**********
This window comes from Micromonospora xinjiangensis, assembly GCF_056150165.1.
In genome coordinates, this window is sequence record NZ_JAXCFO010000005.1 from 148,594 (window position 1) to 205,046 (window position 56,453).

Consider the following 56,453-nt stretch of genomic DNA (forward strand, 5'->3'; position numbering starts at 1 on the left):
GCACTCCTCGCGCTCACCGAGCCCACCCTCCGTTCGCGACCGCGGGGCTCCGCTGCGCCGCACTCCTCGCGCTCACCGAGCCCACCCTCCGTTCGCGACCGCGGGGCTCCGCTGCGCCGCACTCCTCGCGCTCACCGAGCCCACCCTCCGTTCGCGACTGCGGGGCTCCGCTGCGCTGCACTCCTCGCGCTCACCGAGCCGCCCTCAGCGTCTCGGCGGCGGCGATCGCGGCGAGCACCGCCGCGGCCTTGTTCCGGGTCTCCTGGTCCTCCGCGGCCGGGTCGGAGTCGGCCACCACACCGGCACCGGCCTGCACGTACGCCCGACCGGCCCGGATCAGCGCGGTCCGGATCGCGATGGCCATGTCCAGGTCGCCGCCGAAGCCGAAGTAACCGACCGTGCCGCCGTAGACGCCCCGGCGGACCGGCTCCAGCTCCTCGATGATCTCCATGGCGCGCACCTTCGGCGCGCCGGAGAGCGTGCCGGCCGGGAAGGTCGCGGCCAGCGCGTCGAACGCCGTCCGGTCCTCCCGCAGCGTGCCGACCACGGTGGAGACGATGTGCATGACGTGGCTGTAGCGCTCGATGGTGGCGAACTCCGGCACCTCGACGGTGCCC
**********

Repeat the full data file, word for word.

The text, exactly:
This window comes from Micromonospora xinjiangensis, assembly GCF_056150165.1.
In genome coordinates, this window is sequence record NZ_JAXCFO010000005.1 from 148,594 (window position 1) to 205,046 (window position 56,453).

Consider the following 56,453-nt stretch of genomic DNA (forward strand, 5'->3'; position numbering starts at 1 on the left):
GCACTCCTCGCGCTCACCGAGCCCACCCTCCGTTCGCGACCGCGGGGCTCCGCTGCGCCGCACTCCTCGCGCTCACCGAGCCCACCCTCCGTTCGCGACCGCGGGGCTCCGCTGCGCCGCACTCCTCGCGCTCACCGAGCCCACCCTCCGTTCGCGACTGCGGGGCTCCGCTGCGCTGCACTCCTCGCGCTCACCGAGCCGCCCTCAGCGTCTCGGCGGCGGCGATCGCGGCGAGCACCGCCGCGGCCTTGTTCCGGGTCTCCTGGTCCTCCGCGGCCGGGTCGGAGTCGGCCACCACACCGGCACCGGCCTGCACGTACGCCCGACCGGCCCGGATCAGCGCGGTCCGGATCGCGATGGCCATGTCCAGGTCGCCGCCGAAGCCGAAGTAACCGACCGTGCCGCCGTAGACGCCCCGGCGGACCGGCTCCAGCTCCTCGATGATCTCCATGGCGCGCACCTTCGGCGCGCCGGAGAGCGTGCCGGCCGGGAAGGTCGCGGCCAGCGCGTCGAACGCCGTCCGGTCCTCCCGCAGCGTGCCGACCACGGTGGAGACGATGTGCATGACGTGGCTGTAGCGCTCGATGGTGGCGAACTCCGGCACCTCGACGGTGCCC